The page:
There was more economic good news this week with the National Institute for Economic and Social Research confirming that growth is back to where it was in 2008, just before the financial crisis. For many childcare providers, this will come as a relief.
A growing economy that is creating jobs should mean more demand, less under-occupancy and a better chance of survival. However, a significant minority of the jobs being created are too insecure to be relied upon.
One of the most interesting features of the jobs recovery has been the growth in self-employment. Four out of five of the new jobs that have been created since 2008 are in self-employment. In large parts of the country, employee jobs are continuing to fall, and only self-employment is filling the gap. For example, in the North West, 62,000 self-employed jobs were created between 2008 and 2013, while 44,000 employee jobs were lost.
For the majority of the self-employed, this way of working is a choice. But just over a quarter of those who became self-employed after the crash did so for lack of a better alternative and, among those with the lowest skills, that figure is close to half. We are talking about construction workers, gardeners, cleaners and supply teachers, not just entrepreneurs.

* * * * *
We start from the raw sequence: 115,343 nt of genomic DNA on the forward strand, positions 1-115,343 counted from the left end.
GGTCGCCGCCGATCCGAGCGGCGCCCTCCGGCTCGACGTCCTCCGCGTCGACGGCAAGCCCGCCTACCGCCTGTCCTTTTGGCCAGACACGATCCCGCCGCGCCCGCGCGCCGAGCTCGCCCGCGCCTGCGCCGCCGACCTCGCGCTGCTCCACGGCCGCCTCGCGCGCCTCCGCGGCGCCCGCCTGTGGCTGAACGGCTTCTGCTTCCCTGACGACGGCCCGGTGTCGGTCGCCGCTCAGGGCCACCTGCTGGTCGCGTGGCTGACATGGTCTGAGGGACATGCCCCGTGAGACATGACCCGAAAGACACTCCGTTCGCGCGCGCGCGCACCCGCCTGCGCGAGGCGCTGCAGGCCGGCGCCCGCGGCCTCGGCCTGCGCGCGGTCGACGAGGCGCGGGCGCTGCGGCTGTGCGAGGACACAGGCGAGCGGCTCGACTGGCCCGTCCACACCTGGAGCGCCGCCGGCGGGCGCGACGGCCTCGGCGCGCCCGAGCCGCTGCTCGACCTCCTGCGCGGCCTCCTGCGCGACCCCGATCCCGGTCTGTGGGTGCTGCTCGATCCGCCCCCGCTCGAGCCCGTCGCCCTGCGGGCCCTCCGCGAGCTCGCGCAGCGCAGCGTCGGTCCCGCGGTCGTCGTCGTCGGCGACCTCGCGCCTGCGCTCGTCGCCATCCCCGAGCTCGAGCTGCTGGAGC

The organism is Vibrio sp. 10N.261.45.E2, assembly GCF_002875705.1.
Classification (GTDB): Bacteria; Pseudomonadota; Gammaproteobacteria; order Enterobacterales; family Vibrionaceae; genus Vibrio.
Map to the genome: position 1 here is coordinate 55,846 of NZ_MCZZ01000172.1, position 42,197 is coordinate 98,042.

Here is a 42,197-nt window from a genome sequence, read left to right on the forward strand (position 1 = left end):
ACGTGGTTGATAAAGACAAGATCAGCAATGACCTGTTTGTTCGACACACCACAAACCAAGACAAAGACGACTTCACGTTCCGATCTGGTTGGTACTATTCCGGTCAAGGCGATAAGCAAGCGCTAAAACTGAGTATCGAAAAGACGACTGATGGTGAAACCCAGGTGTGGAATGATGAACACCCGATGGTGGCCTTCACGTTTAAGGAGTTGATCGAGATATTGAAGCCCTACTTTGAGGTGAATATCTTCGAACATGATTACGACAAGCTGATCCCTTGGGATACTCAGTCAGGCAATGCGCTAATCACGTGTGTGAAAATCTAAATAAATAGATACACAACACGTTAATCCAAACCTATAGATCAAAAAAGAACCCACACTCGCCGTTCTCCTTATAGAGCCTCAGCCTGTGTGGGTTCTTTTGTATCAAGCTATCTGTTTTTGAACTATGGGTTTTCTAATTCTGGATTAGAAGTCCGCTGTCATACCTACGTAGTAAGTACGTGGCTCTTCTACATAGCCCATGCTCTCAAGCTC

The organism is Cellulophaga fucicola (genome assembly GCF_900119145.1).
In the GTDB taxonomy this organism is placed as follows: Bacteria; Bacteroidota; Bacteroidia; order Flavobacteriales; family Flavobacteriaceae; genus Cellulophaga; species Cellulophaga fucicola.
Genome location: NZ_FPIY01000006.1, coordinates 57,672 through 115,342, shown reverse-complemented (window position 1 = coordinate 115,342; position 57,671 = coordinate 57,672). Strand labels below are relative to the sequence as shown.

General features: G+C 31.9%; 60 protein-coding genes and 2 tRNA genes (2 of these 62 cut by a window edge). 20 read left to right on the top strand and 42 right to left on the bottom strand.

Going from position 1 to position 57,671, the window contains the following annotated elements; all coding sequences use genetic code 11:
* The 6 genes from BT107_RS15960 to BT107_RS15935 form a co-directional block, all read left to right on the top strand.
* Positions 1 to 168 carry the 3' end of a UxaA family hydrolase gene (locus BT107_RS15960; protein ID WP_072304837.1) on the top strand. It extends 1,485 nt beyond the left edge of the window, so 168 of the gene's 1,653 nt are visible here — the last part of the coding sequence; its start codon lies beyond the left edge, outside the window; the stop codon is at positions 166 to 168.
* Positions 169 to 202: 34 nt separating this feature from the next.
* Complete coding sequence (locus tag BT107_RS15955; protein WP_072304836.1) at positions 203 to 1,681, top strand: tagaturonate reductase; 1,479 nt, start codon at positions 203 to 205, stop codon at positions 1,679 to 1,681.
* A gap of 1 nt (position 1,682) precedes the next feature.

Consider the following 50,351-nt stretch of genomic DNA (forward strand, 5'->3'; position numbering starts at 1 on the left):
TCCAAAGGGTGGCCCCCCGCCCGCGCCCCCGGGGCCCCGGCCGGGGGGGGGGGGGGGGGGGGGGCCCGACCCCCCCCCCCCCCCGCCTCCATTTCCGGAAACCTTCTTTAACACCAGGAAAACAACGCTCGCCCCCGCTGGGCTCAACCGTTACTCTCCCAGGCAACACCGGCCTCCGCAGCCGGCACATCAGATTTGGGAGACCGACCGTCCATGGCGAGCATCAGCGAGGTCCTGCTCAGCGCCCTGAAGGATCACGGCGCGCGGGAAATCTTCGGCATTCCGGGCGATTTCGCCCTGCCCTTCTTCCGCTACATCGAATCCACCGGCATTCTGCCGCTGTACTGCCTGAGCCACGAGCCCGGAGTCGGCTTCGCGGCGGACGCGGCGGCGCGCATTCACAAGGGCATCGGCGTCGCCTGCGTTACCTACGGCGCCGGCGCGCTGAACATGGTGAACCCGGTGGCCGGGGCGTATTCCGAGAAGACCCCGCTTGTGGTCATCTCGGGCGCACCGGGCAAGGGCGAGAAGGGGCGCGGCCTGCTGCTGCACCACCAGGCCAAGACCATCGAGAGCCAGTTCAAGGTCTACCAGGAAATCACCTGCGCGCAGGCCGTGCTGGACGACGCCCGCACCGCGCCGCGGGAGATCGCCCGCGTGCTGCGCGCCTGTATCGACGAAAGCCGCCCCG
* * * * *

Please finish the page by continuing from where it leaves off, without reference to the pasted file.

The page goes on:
For a significant minority of the 4.5 million self-employed, their work is not secure enough and not well paid enough to reliably afford childcare. Underemployment remains an issue, slightly more so than for employees. In fact, it would appear that the self-employed have weathered the downturn by taking a cut in pay and hours, leaving the typical self-employed person earning 40 per cent less than the typical employee. Under these circumstances, informal care is less risky and cheaper.
Some provision, particularly in areas with fewer full-time working parents, will have been lost during the hard times. For those providers that have survived, the challenges are not yet over. Ensuring that enough places are sustained will be critical if families are to benefit from the opportunities of better times.